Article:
Xantid Swarm – I can’t stress this enough, but for some reason people don’t listen – do not side in Xantid Swarm against blue-based decks with damage based removal - it’s acceptable if their removal package is Swords to Plowshares or Terminus based as they’ll likely be sided out. Xantid Swarm’s intended purpose is for match-ups such as Show and Tell variants and Reanimator with the occasional High Tide, Merfolk or decks with Sensei’s Divining Top.
Chain of Vapor – A versatile answer to Leyline of Sanctity as Abrupt Decay cannot destroy Leyline of Sanctity. Chain of Vapor as doubles as a cheap and effective answer to hate creatures such as Thalia, Guardian of Thraben or Gaddock Teeg.
Massacre – Our best option against Death & Taxes! Its searchable with Burning Wish and free to cast! With a Thalia, Guardian of Thraben in play it may most a little more, but it does kill Thalia even with a Mother of Runes in play. Additionally, you can also cast this card occasionally against Elves or Goblins as they’ve been known to splash a Savannah or Plateau respectively. Lastly, Massacre does have a real casting costs for dire need – don’t forget it!
Pyroblast – Added during times when the number of Meddling Mage rises from blue decks, Pyroblast is fantastic! The beauty of Pyroblast over Abrupt Decay in those match-ups is that if they don’t draw hate creatures/permanents worth killing you’re not stuck with dead cards in your hand. Pyroblast can then be used as protection to stop their permission spells. Currently, Pyroblast is in the sideboard due to Show and Tell variants not passing the turn anymore. Making Xantid Swarm a worse option than Pyroblast.
Carpet of Flowers – With blue decks more popular than ever, it’s not shocking to find this card in our sideboard. Its great against all of the blue tempo decks and even against Miracles! In slower blue-based matches it’s fine to swap these with the main deck Chrome Mox to give us better late game power.
Pyroclasm – Sided in against Meddling Mage and Thalia based strategies as well as Elves, against the Meddling Mage strategies it can be used as a way to slow down their tempo.
Pithing Needle – A card that’s gained recognition for its inherent synergies with cards in our main deck such as Gitaxian Probe, Duress and Cabal Therapy. Mainly added for the Miracles and Griselbrand match-ups, although, it has applications in other places as well. Including tempo decks naming Wasteland or even Deathrite Shaman or even Death & Taxes naming Rishadan Port or Aether Vial. Anything to protect your lands or slowing the opponent down! An interesting play with Pithing Needle is to cast Gitaxian Probe, see that they kept a one-land fetchland hand and then name that land.
Swan Song, Flusterstorm – These cards are often looked at to answer the combo mirror, they act as Silence did when we still played white. They have an additional role occasionally against control decks but are worse there than Pyroblast as Pyroblast can answer a Counterbalance or Meddling Mage.
Dread of Night – This card is terrific at killing creatures such as Mother of Runes, Aven Mindcensor and Thalia, Guardian of Thraben. The problem with it is that it would take multiples to kill Ethersworn Canonist, Gaddock Teeg or Meddling Mage. It just doesn’t do enough in my eyes.
Surgical Extraction, Reanimate – One of our worst match-ups is Reanimator, these cards were an attempt at solving that issue. Surgical could be sided in against other decks, but neither were used in enough applications to warrant the sideboard space.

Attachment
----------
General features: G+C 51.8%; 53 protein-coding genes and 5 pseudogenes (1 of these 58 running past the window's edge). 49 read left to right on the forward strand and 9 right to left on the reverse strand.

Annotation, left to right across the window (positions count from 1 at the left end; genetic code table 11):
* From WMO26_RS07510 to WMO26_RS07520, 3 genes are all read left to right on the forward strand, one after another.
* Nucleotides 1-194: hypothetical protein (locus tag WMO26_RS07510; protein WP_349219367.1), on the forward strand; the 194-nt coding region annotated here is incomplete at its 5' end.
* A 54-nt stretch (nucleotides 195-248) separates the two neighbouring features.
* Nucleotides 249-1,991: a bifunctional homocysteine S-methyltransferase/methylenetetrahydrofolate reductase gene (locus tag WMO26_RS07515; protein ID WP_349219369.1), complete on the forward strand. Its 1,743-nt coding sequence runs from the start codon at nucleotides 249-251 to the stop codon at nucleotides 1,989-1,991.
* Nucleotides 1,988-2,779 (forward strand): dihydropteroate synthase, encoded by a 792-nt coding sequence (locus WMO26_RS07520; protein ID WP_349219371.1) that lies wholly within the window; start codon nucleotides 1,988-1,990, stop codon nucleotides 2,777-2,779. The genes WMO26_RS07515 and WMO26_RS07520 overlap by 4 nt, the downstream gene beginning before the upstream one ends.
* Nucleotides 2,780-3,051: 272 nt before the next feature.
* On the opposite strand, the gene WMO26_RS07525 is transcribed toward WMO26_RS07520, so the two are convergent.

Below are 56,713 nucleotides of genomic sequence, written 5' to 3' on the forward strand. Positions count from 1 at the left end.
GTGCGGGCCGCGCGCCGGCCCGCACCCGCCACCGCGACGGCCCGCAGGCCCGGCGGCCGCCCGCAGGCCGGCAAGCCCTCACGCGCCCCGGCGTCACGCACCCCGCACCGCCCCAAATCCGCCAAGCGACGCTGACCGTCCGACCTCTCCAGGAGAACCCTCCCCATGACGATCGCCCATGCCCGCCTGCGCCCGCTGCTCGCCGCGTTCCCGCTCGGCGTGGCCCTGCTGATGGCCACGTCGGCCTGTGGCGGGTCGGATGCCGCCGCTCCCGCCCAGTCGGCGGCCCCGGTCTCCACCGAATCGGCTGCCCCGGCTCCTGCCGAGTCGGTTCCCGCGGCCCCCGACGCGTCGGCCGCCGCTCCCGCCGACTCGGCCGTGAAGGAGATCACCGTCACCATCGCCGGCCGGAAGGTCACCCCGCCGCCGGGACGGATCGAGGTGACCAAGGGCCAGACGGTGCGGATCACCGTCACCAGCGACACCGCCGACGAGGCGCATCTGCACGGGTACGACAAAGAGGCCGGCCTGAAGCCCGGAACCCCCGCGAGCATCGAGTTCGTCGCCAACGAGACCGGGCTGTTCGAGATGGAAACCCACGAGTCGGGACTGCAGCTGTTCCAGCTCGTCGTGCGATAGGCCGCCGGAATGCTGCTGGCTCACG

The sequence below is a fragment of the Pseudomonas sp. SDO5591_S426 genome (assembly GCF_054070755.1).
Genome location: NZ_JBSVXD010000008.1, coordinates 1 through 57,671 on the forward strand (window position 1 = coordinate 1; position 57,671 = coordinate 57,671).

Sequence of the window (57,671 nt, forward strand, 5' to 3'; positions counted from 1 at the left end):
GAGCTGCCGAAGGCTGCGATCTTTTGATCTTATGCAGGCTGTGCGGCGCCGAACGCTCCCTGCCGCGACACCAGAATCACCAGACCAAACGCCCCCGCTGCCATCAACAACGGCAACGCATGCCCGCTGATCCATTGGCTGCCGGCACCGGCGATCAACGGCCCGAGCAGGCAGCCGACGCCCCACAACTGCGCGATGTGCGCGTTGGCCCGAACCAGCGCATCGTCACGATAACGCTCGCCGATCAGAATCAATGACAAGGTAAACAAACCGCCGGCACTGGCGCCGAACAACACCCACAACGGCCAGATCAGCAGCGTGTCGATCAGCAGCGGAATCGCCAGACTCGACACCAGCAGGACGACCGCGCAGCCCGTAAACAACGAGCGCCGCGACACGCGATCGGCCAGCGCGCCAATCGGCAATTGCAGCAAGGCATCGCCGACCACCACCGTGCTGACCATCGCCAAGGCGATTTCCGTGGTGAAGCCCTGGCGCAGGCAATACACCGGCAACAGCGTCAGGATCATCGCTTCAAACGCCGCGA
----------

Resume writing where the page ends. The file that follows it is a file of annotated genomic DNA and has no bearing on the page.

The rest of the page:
Karakas – A card we attempted to play during Maverick’s reign of terror in Legacy with Thalia, Guardian of Thraben and Gaddock Teeg everywhere. It also has functionalities against larger Legendary creatures from Reanimator and Sneak Show variants. I see it as a liability nowadays as Griselbrand is often put into play, the opponent will draw a handful of cards leaving you in an awful position before the creature is returned to its owner’s hand.
Wipe Away, Krosan Grip – Additional answers to Counterbalance against Miracles, the problem is that they’re so costly they’re unreliable against almost any other deck. A few times a year I consider cutting green entirely from the deck, when doing so, I often look at Wipe Away to replace the Abrupt Decay slots in the sideboard.
Reverent Silence – Reverent Silence is a Burning Wish target that could replace Void Snare as an answer to Leyline of Sanctity as well as Counterbalance.
Hull Breach, Revoke Existence – Answers to Leyline of Sanctity that can be retrieved using Burning Wish while being flexible enough to hit cards like Chalice of the Void. I prefer a more flexible card in this slot, Chain of Vapor. These cards are likely permanently on our bench with the printing of Void Snare.
Echoing Truth – A former staple before the printing of Abrupt Decay for its ability to answer multiple copies of the same permanent. We could play a copy of this spell over Chain of Vapor, but being one mana more is an issue as we side in Chain of Vapor against Thalia, Guardian of Thraben decks. A fine card, I’m just not convinced its worth it anymore.
Meltdown, Shattering Spree – These cards are similar to the pair of cards above, except that they’re targeting Chalice of Void as well as “sphere” effects in Trinisphere and Sphere of Resistance. It comes down to personal preference and I would rather have a more diverse answer.
Doomsday – I’ve tried to get this card to work, I really have. But one of the biggest issues with it is that it forces you to play suboptimal cards such as Ideas Unbound. Even then, its mana intensive and uses life as a resource. Our additional storm engines ideally wouldn’t rely on the same resource as our main game plan.
Ill-Gotten Gains – In an age with Deathrite Shaman and an increased amount of instants or responses from almost every deck, this card is almost unplayable unless its an already favored match-up. A real relic of the past.
Diminishing Returns, Reforge the Soul, Time Spiral – This slot was cut when Infernal Tutor was moved to the sideboard. I could see myself possibly going back to it at some point, the problem is these cards aren’t very consistent. Each card has benefits over the other, but I prefer Diminishing Returns over the other two.